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Checking In

Decades pass but not the welcome at N.H. inn

Email|Print| Text size + By Sacha Pfeiffer
Globe Staff / January 20, 2008

LINCOLN, N.H. - About a decade ago, on a weekend hiking trip, I spent the night at a sweet little bed-and-breakfast in this White Mountain town. It was called the Red Sleigh Inn, and years later the stay lingered happily in my mind. I remembered Loretta, the high-spirited innkeeper who chattered with abandon. I remembered our snug attic bedroom with sloping eaves. I remembered the bounteous blueberry pancakes drenched in thick maple syrup.

Last fall, planning a New Hampshire hiking weekend, I wondered, was the Red Sleigh still around? Trusty Google confirmed that it was. And, to my surprise, its website showed that innkeepers Loretta and Bill Deppe were still in charge. Curious to see how the place had changed, I booked a room.

All these years later, Lincoln's only B&B is as homey and inviting as ever. On a residential street within walking distance of the town's main shopping and dining drag, the Kancamagus Scenic Byway, the Red Sleigh Inn is a cozier alternative to the motels, hotels, ski resorts, and condo rentals that dominate the lodging scene here.

Since our last visit, the inn had been gorgeously landscaped, and beds of wildflowers cover much of what used to be lawn. In season, the yard is ablaze with coneflowers, black-eyed Susans, Oriental lilies, and blazing stars, a colorful explosion of reds, oranges, blues, yellows, pinks, and purples that attracts swarms of hummingbirds and monarch butterflies. Ever generous, the Deppes will urge you to take home an armful of clippings if they notice you admiring a certain flower.

As for Bill and Loretta, they looked older and seemed a touch more tired - the round-the-clock, customer-service life of running a B&B will do that - but she is still vivacious and voluble, and he remains the low-key counterpart to her high-energy personality. They've run the inn since 1987 and live on its first floor. The six guest rooms are scattered throughout the house: one on the first floor, three on the second, and two in the finished attic.

The rooms have a wide range of bed sizes, from twin to king, and some have shared rather than private bathrooms. The first-floor Rose Room even has a two-person Jacuzzi. Some rooms are carpeted, some have hardwood floors, and most have color themes (the blue room, yellow, green, etc.). The furnishings and decor have a country-casual look, with printed wallpaper, floral comforters, and lacy curtains.

The decor leans toward the cutesy, like stuffed bears and trinkety ceramics. But each room offers privacy and comfort, and a small hallway refrigerator is stocked with complimentary beverages.

Downstairs, guests can gather in the sunporch, dining room, and fireplaced den to watch TV, listen to music, work on puzzles, or play board games. One disappointment: I crept downstairs one evening around 10 in hopes of reading quietly in the den, only to find that the door to the common areas had been locked for the night. There's a bell guests can use to reach the Deppes after dark, but I didn't want to disturb them, so I headed back upstairs.

Bill says the door is locked primarily to keep the inn's two cats downstairs. The Red Sleigh has a no-pets policy, so we were surprised by these resident felines. And although the Deppes try to keep them out of the guest rooms, my allergic husband still felt a telltale, cat-induced heaviness in his chest after one night of sleep.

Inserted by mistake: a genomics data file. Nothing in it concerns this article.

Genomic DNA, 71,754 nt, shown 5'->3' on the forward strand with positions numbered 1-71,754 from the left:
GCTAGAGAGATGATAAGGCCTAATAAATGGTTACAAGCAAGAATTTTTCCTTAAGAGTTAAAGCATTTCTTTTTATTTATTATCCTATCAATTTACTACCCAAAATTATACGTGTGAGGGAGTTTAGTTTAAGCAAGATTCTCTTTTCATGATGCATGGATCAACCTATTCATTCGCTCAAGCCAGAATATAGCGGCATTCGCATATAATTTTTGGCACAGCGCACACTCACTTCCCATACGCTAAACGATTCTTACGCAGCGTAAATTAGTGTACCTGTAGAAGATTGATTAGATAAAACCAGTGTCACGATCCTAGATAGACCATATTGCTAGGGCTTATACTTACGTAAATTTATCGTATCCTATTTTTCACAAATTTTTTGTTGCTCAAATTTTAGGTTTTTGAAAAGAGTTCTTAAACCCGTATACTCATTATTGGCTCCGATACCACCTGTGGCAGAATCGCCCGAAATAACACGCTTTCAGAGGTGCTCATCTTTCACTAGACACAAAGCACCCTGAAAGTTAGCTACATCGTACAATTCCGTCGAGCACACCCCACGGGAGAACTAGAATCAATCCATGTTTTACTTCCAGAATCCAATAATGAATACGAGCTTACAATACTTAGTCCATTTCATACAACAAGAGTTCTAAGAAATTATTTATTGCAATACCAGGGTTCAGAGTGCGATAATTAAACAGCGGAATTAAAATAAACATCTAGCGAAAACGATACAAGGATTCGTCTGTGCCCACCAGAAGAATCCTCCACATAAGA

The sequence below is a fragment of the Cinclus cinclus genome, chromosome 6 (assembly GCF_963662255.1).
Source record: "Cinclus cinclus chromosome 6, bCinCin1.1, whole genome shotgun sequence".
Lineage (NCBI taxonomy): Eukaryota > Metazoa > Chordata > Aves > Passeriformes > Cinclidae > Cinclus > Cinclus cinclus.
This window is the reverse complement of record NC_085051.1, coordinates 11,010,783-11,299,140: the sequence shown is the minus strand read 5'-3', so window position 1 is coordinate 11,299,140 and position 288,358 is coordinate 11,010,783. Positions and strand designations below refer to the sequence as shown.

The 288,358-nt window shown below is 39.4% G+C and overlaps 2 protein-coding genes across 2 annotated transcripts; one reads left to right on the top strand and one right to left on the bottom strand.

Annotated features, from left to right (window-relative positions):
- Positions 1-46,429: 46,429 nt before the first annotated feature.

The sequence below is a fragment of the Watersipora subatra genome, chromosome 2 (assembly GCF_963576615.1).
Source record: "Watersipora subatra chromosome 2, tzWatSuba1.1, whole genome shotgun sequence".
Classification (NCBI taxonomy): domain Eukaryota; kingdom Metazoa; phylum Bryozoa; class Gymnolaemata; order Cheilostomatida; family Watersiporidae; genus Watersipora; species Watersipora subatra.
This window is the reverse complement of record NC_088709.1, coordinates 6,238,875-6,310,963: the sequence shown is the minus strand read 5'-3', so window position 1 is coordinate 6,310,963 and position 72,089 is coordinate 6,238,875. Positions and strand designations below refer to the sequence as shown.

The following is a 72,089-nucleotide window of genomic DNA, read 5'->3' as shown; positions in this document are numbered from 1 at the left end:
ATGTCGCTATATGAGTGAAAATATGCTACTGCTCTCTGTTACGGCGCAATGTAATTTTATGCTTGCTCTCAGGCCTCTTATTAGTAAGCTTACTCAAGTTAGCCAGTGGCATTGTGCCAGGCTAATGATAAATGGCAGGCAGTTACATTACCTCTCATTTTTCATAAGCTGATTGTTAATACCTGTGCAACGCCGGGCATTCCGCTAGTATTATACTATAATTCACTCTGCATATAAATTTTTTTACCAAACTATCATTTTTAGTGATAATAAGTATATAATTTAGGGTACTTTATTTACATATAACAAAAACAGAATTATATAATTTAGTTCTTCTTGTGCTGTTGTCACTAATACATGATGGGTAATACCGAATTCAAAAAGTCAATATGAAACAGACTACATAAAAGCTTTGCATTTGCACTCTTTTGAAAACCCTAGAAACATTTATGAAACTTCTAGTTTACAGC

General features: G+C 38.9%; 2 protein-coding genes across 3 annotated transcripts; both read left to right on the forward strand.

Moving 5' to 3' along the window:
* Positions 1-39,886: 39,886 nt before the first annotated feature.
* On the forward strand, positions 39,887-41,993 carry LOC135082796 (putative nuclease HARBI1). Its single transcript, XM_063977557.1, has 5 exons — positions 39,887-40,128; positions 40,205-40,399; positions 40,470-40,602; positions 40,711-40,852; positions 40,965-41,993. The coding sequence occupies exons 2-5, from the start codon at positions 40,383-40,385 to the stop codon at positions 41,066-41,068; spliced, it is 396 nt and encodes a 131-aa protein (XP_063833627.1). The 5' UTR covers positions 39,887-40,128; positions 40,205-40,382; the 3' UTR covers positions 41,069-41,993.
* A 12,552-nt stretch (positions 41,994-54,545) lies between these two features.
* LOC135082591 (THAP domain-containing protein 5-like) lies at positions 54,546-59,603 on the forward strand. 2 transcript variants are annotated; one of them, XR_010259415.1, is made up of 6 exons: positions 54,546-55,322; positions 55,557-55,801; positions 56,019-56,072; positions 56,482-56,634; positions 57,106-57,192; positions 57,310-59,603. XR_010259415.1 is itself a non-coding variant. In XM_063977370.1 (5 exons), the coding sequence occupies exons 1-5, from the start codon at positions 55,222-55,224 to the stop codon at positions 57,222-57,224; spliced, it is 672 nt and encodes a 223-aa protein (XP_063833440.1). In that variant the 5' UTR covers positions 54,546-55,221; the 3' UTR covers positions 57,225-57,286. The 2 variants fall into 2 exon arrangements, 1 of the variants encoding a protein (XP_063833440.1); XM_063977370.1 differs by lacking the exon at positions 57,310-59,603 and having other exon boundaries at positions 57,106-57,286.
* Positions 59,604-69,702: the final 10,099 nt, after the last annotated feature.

The downside of the second-floor Green Room, where we stayed, was its narrow, pink-carpeted bathroom, which is awkwardly designed and has no tub, only a cramped plastic shower. It was also woefully lacking in towel hooks. Other private bathrooms, including the one in the spacious Yellow Room across the hallway, are much roomier.

In the morning, Loretta put out a fantastic breakfast spread, including fruit, juices, cereals, delicious French toast sprinkled with lemon peel, and moist raspberry-blueberry muffins dusted with powdered sugar and shaped like rosebuds. At our request, she also whipped up an egg-white veggie omelet.

Midway through breakfast, Bill and Loretta asked if we minded if they joined us. Their company and conversation were a delight, not a too-congenial innkeeper's forced or stilted word spoken. Loretta's vibrant personality is tough to resist - fittingly, she once won Mrs. Congeniality in the Mrs. New Hampshire contest and has the pageant photos to prove it - and she and Bill have great tales about bears and moose wandering onto the inn's property.

The inn's location is as gorgeous as its landscaping. Lincoln, home to Loon Mountain ski resort, is rich with opportunities for hiking, fishing, kayaking, and biking. It's also close to the Cog Railway, Franconia Notch, The Flume, and the Pemigewasset River - some of the best attractions the region has to offer.

Sacha Pfeiffer can be reached at pfeiffer@globe.com.

If You Go

Red Sleigh Inn
191 Pollard Road
Lincoln, N.H.
603-745-8517
redsleighinn.com

What we liked most: Innkeeper Loretta Deppe's vitality and excellent, hearty breakfasts.

What we liked least: That the door to the downstairs common area is locked at night.

What surprised us: That the inn has two cats, despite its no-pets policy.

You know you're at the Red Sleigh Inn when . . . you hear Loretta's chattering voice rolling through the house.

Rates: $100-$175 in summer and fall, $95-$150 in winter and spring. No pets. No children age 12 or under.

Directions: The Red Sleigh Inn is 130 miles or about 2 1/4 hours from Boston. Follow Interstate 93 north into New Hampshire. Take exit 32 (Route 112) toward North Woodstock/Lincoln. Turn left onto Route 112/Kancamagus Highway. Turn left onto Dodge Place, which becomes Pollard Road.

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